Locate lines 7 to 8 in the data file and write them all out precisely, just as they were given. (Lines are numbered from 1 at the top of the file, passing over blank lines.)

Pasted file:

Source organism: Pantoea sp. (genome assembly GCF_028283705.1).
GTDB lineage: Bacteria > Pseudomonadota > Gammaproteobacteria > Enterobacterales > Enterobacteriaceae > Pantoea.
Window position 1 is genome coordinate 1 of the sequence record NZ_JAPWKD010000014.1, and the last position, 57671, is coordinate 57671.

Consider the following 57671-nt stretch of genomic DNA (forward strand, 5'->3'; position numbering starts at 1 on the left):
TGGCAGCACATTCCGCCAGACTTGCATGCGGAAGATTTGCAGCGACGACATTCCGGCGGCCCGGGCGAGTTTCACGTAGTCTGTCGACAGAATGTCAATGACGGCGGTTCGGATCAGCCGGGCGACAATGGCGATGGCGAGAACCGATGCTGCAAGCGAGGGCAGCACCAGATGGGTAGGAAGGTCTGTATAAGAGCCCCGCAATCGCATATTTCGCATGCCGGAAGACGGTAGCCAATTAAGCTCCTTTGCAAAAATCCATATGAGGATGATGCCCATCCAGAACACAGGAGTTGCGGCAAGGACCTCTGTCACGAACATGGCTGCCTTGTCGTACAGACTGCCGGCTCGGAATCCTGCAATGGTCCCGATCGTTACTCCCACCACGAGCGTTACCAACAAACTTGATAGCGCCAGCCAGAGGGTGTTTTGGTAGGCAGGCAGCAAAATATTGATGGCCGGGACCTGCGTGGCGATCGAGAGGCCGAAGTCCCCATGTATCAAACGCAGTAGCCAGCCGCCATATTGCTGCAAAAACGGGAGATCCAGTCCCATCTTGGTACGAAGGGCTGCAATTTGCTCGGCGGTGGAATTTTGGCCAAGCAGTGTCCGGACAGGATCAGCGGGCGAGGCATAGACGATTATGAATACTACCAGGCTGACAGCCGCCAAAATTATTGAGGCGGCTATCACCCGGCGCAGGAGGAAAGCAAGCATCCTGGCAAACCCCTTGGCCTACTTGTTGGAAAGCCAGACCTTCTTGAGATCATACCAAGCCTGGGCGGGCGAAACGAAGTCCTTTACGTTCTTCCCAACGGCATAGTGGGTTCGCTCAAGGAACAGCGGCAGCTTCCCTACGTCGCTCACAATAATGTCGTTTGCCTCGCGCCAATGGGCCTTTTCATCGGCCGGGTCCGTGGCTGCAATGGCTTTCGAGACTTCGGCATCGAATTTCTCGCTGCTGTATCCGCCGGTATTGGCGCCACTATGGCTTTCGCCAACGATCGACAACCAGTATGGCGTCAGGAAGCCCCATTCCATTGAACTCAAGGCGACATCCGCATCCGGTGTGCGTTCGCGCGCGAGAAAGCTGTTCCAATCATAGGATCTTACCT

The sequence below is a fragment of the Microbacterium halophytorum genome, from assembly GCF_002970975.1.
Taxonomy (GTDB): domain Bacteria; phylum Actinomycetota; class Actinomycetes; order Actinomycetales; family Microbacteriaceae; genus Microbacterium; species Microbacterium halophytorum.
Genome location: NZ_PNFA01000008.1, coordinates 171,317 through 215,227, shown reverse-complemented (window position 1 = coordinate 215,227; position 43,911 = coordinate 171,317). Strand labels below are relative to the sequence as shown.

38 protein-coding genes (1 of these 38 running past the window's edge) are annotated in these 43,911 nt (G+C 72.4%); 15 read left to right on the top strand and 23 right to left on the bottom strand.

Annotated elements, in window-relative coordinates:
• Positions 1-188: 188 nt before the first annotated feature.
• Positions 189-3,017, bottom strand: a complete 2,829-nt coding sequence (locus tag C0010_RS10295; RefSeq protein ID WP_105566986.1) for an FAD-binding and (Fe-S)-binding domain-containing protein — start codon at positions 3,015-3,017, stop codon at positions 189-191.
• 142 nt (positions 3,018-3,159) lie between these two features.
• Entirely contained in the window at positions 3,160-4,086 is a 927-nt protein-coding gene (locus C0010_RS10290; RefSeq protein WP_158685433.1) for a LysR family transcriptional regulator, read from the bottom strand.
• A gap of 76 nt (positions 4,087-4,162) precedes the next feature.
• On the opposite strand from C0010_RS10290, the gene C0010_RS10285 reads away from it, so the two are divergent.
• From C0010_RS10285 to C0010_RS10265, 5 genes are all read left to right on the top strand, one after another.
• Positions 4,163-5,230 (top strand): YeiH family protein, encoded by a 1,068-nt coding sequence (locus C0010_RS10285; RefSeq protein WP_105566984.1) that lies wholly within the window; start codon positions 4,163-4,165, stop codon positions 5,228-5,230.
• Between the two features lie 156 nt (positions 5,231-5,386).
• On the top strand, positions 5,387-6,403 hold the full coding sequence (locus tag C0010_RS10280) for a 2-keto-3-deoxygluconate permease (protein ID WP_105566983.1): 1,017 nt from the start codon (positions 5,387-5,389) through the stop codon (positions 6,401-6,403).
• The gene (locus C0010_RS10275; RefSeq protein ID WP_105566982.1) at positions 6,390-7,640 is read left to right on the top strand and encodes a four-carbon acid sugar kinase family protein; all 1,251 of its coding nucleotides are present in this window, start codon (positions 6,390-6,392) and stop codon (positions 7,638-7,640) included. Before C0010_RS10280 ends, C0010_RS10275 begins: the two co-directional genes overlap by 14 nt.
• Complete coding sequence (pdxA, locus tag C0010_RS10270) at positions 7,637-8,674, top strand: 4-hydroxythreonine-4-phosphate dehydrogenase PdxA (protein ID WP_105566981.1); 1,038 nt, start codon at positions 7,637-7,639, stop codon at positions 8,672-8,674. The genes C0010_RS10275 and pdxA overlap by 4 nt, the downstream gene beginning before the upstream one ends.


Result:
Taxonomy (GTDB): domain Bacteria; phylum Actinomycetota; class Actinomycetes; order Actinomycetales; family Microbacteriaceae; genus Microbacterium; species Microbacterium halophytorum.
Genome location: NZ_PNFA01000008.1, coordinates 171,317 through 215,227, shown reverse-complemented (window position 1 = coordinate 215,227; position 43,911 = coordinate 171,317). Strand labels below are relative to the sequence as shown.